GE HealthCare has signed a contract worth $44m with the US Biomedical Advanced Research and Development Authority (BARDA) for artificial intelligence (AI)-augmented next-generation advanced point-of-care ultrasound technology.

BARDA is part of the Administration for Strategic Preparedness and Response (ASPR) within the US Department of Health and Human Services (HHS).

GE HealthCare will use the funds to develop and obtain regulatory clearance for the ultrasound technology with new AI applications.

The contract is intended to assist medical professionals in identifying and treating traumatic injuries as well as improve national preparedness for mass casualty incidents.

The jointly sponsored programme’s technology will also support clinicians at all levels in accurately diagnosing and promptly treating patients who have lung diseases and traumatic injuries to the abdomen, chest, and head.

GE HealthCare ultrasound president and CEO Roland Rott said: “Point-of-care ultrasound is an essential tool in emergency situations to help clinicians quickly get the answers they need when treating patients.

“We are grateful and excited for the opportunity to partner with BARDA to contribute our expertise in ultrasound and AI applications to develop innovative solutions for identifying a range of traumatic injuries and lung pathologies.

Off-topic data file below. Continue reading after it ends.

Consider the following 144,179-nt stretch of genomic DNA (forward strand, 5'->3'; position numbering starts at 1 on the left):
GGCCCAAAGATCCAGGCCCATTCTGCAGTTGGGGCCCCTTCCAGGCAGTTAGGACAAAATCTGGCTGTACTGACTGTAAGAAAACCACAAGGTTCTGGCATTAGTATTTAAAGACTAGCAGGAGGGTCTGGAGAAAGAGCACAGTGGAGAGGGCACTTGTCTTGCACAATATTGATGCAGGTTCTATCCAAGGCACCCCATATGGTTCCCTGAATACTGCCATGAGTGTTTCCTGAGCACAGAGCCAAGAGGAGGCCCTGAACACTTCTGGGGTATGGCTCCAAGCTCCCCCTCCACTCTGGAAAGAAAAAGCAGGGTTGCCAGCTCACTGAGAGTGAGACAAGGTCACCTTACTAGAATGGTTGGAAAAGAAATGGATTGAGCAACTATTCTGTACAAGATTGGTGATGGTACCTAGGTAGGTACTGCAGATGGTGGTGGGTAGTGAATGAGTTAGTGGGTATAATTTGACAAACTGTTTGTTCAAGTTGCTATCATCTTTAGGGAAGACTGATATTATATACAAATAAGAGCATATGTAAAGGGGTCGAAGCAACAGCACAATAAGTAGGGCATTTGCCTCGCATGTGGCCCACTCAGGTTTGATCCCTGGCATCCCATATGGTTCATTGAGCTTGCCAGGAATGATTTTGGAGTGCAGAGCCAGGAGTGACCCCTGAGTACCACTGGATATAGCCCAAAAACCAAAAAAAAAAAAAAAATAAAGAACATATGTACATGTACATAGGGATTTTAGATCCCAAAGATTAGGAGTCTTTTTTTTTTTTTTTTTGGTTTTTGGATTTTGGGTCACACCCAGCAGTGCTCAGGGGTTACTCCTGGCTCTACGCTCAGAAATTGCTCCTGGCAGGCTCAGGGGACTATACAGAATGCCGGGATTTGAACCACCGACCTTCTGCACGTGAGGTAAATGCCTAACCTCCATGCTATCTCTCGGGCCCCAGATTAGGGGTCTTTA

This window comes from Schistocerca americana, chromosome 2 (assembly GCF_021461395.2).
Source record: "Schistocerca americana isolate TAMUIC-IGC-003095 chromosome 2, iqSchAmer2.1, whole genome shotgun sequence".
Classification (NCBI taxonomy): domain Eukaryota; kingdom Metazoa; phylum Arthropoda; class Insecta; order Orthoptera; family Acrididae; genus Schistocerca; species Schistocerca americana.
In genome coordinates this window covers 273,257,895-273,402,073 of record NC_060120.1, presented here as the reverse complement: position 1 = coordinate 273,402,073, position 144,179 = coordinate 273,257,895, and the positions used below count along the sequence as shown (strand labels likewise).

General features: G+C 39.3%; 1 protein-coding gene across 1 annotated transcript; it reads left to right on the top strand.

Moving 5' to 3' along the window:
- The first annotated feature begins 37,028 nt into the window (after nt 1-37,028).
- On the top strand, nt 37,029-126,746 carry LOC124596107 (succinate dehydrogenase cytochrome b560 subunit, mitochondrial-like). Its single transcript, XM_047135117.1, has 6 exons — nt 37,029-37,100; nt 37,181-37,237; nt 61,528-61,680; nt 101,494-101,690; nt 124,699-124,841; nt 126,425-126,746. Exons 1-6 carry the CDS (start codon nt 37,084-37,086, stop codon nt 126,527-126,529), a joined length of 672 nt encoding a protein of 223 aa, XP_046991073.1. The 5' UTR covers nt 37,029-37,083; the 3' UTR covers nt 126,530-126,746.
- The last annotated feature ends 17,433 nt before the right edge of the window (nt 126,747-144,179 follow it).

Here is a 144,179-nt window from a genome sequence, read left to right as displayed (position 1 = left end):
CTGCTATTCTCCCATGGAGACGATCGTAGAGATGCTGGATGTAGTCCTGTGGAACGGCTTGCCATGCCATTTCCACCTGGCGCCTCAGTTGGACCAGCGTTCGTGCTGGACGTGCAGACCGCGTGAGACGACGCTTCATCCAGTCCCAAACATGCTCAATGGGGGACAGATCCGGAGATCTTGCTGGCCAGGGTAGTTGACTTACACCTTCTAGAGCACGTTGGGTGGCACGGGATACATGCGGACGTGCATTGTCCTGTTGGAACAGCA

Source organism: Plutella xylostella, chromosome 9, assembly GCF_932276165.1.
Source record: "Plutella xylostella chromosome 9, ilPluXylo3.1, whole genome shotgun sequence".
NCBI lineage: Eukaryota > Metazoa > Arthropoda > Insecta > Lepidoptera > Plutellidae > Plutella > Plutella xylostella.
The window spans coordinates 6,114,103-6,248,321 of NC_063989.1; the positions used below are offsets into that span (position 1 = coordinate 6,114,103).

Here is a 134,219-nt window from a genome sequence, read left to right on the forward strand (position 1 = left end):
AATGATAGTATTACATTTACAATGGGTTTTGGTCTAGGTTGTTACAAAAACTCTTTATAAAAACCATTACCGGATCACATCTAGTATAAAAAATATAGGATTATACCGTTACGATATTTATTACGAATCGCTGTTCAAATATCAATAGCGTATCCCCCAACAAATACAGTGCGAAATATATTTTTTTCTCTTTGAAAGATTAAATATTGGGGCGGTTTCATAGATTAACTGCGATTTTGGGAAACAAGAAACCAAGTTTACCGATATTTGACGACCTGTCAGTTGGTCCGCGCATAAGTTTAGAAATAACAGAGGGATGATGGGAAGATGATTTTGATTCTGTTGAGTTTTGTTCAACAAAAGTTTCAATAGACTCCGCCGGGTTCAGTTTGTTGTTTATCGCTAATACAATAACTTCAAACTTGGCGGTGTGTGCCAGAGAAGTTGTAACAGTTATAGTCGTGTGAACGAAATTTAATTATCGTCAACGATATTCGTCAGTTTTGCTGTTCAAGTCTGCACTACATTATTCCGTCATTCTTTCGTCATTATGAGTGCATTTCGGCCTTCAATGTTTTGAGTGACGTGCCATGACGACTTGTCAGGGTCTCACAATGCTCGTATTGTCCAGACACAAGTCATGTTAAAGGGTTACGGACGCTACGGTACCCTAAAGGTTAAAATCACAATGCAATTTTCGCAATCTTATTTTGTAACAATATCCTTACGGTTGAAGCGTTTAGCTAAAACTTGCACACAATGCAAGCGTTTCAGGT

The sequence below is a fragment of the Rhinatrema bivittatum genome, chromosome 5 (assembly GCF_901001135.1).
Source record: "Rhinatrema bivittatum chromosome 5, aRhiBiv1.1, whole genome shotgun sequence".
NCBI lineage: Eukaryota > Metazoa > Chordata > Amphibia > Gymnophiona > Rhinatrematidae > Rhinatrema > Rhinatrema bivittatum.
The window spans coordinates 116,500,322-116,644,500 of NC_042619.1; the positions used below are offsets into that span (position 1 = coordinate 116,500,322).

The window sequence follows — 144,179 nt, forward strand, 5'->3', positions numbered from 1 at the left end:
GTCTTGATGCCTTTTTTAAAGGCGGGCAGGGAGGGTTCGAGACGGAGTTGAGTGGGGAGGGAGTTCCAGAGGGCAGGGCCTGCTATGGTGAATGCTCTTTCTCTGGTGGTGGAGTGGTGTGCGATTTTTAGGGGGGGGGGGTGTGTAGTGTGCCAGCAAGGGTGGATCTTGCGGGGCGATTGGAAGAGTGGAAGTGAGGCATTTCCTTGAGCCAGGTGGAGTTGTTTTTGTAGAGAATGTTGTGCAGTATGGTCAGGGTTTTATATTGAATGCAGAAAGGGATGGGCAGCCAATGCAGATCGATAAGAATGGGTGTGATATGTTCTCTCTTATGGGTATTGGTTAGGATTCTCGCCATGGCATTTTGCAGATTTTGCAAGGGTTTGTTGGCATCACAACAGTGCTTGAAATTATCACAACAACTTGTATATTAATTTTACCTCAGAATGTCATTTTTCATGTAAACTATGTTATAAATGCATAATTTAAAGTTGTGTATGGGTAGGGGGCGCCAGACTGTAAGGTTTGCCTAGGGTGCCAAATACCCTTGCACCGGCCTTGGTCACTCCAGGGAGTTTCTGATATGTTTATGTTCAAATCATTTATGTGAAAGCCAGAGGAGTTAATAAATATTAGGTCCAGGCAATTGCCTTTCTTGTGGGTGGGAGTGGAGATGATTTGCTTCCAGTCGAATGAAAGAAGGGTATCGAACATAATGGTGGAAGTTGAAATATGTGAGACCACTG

“Our collaboration has the potential to enhance the ability of clinicians to provide timely care for trauma patients even in the most dire scenarios.”

Under the partnership, the medical technology firm will develop new technology to speed up trauma triage and treatment to potentially transform the standard of care.

GE HealthCare will use its current point-of-care ultrasound technology portfolio to create an advanced probe and ultrasound system along with advanced AI technology.

This will simplify the acquisition and interpretation of ultrasound exams for users of all skill levels in order to increase the number of qualified users and improve the efficiency of care delivery, the American health technology major said.

The proposed devices will cover indications for several different injury types, including head trauma, lung injuries, and various lung pathologies seen outside of trauma care.